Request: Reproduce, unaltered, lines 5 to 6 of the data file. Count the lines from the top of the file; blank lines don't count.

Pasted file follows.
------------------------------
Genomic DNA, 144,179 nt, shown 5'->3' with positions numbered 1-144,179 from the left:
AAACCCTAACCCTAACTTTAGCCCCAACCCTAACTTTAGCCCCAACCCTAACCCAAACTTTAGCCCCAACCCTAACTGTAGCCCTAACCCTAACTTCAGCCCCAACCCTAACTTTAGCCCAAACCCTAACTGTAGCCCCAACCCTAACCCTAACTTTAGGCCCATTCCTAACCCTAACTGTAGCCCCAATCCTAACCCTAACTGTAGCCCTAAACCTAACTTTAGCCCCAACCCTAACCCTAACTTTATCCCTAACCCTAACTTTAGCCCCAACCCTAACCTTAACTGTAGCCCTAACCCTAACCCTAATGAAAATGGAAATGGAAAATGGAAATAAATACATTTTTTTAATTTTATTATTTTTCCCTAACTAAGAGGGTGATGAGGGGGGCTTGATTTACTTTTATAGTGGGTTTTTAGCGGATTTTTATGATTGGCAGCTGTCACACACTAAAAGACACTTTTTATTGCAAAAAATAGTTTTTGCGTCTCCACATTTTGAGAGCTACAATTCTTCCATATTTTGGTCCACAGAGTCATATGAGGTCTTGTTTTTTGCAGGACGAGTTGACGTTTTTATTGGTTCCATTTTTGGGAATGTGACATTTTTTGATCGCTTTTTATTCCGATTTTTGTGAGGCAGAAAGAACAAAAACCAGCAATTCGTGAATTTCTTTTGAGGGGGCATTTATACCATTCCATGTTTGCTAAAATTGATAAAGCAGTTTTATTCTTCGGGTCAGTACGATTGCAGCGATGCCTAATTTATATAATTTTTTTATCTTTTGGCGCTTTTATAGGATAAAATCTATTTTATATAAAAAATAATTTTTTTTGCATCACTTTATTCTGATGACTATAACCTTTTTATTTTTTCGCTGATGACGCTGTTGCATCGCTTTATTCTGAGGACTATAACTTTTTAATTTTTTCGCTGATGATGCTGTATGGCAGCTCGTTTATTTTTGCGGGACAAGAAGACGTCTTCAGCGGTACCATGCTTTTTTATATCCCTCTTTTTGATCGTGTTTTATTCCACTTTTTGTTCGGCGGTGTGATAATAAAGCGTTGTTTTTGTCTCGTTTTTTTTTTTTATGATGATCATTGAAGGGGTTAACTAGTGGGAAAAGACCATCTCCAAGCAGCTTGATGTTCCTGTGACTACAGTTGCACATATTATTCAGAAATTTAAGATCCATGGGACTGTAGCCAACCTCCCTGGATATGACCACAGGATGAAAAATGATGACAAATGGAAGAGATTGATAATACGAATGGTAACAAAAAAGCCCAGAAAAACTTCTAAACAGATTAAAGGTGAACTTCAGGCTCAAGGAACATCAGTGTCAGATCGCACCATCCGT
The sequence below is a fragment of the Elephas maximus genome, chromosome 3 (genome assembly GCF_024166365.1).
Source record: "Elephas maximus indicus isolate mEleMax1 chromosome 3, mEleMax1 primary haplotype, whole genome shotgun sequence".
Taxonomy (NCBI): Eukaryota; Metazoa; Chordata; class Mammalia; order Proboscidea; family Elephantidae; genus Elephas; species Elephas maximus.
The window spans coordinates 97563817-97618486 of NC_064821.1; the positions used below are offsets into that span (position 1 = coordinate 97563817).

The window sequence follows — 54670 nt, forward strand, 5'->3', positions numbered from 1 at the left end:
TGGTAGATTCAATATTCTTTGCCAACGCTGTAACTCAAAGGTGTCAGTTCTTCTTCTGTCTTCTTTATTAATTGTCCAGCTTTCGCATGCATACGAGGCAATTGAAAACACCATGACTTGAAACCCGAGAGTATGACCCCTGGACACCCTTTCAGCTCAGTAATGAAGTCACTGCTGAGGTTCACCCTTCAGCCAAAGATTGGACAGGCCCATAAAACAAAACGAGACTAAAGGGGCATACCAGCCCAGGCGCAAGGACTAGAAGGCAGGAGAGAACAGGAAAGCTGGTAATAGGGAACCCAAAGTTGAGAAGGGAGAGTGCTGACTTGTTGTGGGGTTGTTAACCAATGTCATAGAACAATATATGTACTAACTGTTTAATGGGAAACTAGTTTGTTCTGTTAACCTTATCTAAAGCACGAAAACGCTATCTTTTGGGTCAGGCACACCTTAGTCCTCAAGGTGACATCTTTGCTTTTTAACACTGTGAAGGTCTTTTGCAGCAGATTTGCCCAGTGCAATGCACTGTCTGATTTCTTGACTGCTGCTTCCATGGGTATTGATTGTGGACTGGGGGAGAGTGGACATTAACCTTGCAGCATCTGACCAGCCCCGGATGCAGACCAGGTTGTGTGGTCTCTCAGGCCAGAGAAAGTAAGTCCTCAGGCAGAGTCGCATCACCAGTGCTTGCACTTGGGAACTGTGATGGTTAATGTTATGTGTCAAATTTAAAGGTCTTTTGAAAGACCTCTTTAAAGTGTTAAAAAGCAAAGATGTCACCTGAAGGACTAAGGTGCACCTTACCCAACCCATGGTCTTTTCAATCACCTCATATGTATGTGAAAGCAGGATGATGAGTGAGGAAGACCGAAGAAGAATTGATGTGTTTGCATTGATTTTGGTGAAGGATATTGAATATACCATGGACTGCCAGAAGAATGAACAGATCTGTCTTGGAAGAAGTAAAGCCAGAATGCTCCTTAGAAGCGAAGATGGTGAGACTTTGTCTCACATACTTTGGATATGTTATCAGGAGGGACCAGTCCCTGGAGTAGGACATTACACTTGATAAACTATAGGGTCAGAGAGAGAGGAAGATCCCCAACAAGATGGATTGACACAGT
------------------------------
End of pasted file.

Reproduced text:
Taxonomy (NCBI): Eukaryota; Metazoa; Chordata; class Mammalia; order Proboscidea; family Elephantidae; genus Elephas; species Elephas maximus.
The window spans coordinates 97563817-97618486 of NC_064821.1; the positions used below are offsets into that span (position 1 = coordinate 97563817).